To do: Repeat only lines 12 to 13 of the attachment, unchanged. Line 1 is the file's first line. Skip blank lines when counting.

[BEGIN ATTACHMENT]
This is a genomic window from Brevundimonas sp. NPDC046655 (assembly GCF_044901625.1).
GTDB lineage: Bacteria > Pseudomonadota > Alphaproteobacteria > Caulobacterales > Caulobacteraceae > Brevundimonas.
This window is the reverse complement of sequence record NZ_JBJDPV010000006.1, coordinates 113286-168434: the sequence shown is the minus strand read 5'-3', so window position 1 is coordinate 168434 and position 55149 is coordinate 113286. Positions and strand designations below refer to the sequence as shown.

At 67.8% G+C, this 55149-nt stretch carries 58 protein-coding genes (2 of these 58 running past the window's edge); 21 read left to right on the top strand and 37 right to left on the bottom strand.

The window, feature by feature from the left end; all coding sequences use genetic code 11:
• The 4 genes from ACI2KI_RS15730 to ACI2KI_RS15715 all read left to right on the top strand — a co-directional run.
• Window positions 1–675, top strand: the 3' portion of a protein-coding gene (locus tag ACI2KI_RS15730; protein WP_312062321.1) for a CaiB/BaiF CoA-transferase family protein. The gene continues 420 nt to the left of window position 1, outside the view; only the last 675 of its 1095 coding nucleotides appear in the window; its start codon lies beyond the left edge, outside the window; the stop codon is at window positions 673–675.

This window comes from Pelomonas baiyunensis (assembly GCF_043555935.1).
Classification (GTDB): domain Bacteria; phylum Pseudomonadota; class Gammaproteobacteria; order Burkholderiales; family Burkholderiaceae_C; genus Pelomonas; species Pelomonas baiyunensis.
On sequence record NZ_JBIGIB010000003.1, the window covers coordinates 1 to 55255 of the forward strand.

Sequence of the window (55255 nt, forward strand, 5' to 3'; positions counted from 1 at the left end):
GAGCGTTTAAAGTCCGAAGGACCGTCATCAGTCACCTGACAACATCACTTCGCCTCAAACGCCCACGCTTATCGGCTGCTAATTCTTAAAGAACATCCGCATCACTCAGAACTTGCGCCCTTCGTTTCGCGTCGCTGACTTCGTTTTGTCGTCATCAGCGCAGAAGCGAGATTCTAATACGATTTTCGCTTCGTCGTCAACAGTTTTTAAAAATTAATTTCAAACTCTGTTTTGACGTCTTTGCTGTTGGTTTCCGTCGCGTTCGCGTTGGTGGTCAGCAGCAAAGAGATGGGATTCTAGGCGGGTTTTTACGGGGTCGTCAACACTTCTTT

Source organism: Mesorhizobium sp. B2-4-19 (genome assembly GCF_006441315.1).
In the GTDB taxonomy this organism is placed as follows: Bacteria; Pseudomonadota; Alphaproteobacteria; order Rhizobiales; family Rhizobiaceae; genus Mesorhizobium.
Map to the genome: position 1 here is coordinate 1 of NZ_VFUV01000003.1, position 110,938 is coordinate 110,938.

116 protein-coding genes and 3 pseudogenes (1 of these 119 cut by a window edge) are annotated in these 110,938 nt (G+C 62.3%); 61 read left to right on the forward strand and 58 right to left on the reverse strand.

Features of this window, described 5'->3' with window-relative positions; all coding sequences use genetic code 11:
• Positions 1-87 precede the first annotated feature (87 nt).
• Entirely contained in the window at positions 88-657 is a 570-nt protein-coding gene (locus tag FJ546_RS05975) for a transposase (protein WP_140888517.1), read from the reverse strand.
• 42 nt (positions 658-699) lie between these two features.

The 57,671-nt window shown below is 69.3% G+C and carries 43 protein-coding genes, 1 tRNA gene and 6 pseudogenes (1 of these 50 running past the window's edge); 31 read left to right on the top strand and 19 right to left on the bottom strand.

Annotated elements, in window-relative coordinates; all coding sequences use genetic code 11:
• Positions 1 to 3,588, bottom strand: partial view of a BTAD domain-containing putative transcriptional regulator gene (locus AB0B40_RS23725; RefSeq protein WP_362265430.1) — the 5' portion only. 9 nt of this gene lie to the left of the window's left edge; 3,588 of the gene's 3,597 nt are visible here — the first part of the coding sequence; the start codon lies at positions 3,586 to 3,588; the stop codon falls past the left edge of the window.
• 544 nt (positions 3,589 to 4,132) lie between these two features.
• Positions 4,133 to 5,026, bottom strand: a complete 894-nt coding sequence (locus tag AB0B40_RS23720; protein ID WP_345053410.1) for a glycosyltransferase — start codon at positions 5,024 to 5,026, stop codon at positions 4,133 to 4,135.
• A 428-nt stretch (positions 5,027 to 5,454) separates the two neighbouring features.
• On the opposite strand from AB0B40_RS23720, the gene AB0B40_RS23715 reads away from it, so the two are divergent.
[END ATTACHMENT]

GAGCGTTTAAAGTCCGAAGGACCGTCATCAGTCACCTGACAACATCACTTCGCCTCAAACGCCCACGCTTATCGGCTGCTAATTCTTAAAGAACATCCGCATCACTCAGAACTTGCGCCCTTCGTTTCGCGTCGCTGACTTCGTTTTGTCGTCATCAGCGCAGAAGCGAGATTCTAATACGATTTTCGCTTCGTCGTCAACAGTTTTTAAAAATTAATTTCAAACTCTGTTTTGACGTCTTTGCTGTTGGTTTCCGTCGCGTTCGCGTTGGTGGTCAGCAGCAAAGAGATGGGATTCTAGGCGGGTTTTTACGGGGTCGTCAACACTTCTTT

Source organism: Mesorhizobium sp. B2-4-19 (genome assembly GCF_006441315.1).